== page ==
The cities or towns have continued cleaning and maintaining these spaces. This has continued to make cities engage in enduring activities that remind us of the veterans. The cemeteries or these spaces have small flags, big statues, masonry, bouquet, written stories, and family remembrances.

Homes of veterans have flags showing a home where one is. There are groups that compose and sing songs about the veterans. There are many poems that are dedicated to veterans. Veterans have organized local clubs and are engaged in self help initiatives across the country.

Recently, a veteran had a guide dog that enabled him to find his way as he walked. He wanted to enjoy a meal from one local delicatessen. He was never let in and he was unceremoniously sent off. He called on his local veteran's club who in turn called on other veterans. Many on big motorbikes, cars and different conveyances converged on the delicatessen. It was in the news and after two days the proprietor had to apologize. The big numbers of people who turned up in response to the eviction by a veteran was overwhelming. It showed communities were now galvanized for the veteran related causes. On that day, the activities of a service dog were made even more popular. People were educated about these assisting animals and it is likely they will face lesser evictions. The structures communities have built towards entrenching respect and dignity of the women and men who served is in many forms: the quiet well decorated masonry, cemeteries and monuments. It is those quiet, unremarkable moments in our everyday lives that embody what it means to live in a country that is free.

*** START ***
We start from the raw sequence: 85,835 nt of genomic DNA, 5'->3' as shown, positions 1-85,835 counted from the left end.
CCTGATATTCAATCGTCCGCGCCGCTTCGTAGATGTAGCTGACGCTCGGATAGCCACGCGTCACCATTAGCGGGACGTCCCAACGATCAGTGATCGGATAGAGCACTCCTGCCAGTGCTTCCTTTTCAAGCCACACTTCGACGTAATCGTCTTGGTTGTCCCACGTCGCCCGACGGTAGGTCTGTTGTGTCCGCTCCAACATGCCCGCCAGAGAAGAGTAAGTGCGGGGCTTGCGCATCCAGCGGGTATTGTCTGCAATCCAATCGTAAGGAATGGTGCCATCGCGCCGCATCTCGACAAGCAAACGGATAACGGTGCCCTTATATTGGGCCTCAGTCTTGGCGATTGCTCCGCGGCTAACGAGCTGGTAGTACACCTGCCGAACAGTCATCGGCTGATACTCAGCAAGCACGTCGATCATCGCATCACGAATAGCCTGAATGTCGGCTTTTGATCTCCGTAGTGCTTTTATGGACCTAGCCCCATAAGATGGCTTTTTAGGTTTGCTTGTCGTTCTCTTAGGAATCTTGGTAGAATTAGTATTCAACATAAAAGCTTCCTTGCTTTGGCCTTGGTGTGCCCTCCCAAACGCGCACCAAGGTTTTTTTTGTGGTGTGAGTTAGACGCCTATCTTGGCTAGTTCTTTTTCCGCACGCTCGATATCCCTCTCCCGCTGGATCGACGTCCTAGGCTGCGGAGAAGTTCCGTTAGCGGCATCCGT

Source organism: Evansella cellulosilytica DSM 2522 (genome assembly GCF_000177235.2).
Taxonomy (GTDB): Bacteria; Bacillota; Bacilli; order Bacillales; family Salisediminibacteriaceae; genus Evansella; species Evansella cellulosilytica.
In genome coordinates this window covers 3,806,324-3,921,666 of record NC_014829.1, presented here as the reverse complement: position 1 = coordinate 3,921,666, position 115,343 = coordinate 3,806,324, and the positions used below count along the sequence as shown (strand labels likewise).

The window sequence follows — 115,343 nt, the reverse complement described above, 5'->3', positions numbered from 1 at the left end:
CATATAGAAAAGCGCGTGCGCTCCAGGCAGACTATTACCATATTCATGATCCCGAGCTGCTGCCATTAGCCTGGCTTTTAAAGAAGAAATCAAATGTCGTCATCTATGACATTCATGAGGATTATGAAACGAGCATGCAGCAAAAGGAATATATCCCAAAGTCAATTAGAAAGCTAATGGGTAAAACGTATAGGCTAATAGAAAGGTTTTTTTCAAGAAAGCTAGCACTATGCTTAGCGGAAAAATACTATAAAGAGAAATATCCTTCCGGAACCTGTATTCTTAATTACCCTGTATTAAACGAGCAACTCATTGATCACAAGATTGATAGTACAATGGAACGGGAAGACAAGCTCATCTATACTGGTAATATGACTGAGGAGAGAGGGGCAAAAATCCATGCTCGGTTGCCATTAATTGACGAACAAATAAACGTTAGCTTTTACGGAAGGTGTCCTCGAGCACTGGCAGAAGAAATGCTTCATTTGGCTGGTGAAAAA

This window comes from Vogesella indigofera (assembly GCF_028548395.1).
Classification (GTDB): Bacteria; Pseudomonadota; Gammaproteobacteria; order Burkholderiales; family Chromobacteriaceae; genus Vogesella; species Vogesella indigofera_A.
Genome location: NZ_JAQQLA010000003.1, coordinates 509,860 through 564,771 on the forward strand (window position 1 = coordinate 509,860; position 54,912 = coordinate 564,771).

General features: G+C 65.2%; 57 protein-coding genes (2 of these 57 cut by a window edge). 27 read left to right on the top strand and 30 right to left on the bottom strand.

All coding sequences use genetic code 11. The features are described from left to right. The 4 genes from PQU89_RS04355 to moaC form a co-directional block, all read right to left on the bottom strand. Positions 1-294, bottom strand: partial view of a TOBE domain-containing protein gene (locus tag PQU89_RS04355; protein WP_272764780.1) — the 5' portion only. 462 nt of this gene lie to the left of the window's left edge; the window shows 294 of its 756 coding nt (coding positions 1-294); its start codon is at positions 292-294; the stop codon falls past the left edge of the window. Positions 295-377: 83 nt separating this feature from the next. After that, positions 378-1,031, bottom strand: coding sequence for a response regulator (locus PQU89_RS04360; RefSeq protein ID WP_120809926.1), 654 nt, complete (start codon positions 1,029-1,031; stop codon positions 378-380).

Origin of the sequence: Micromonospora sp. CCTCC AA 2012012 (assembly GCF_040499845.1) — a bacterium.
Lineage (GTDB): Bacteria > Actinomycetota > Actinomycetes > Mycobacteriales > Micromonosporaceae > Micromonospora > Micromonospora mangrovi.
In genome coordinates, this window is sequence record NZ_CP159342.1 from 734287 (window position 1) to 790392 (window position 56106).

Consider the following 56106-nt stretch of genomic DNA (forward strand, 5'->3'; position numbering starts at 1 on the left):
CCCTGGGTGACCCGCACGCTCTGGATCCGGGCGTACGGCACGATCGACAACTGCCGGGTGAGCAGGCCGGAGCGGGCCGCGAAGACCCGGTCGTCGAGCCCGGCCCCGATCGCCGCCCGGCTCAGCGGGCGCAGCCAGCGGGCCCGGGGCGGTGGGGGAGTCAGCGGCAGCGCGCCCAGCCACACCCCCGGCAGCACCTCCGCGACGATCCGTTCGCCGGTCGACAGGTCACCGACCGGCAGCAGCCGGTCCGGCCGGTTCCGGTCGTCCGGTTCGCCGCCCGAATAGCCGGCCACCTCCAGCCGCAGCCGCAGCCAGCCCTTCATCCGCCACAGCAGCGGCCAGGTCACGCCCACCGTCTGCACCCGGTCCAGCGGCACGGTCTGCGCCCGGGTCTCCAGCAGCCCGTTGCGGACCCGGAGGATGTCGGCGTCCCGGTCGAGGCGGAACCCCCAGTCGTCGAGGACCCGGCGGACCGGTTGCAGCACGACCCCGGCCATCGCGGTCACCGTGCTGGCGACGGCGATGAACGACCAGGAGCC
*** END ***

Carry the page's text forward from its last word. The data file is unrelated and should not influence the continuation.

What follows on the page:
The veterans in USA ( and those in other lands), our current serving forces, all the military families wherever they may be deserve our undying gratitude.: there are no words to express our gratitude. It is our every day actions, our belief in peace and giving others the respect and dignity they deserve that will collectively do justice to the veterans' sacrifice.

If societies keep the promise to make peace, be respectful, promote dignity each and every day, that will be the mechanisms that keep our armies in their countries.It will enable them engage in peace time activities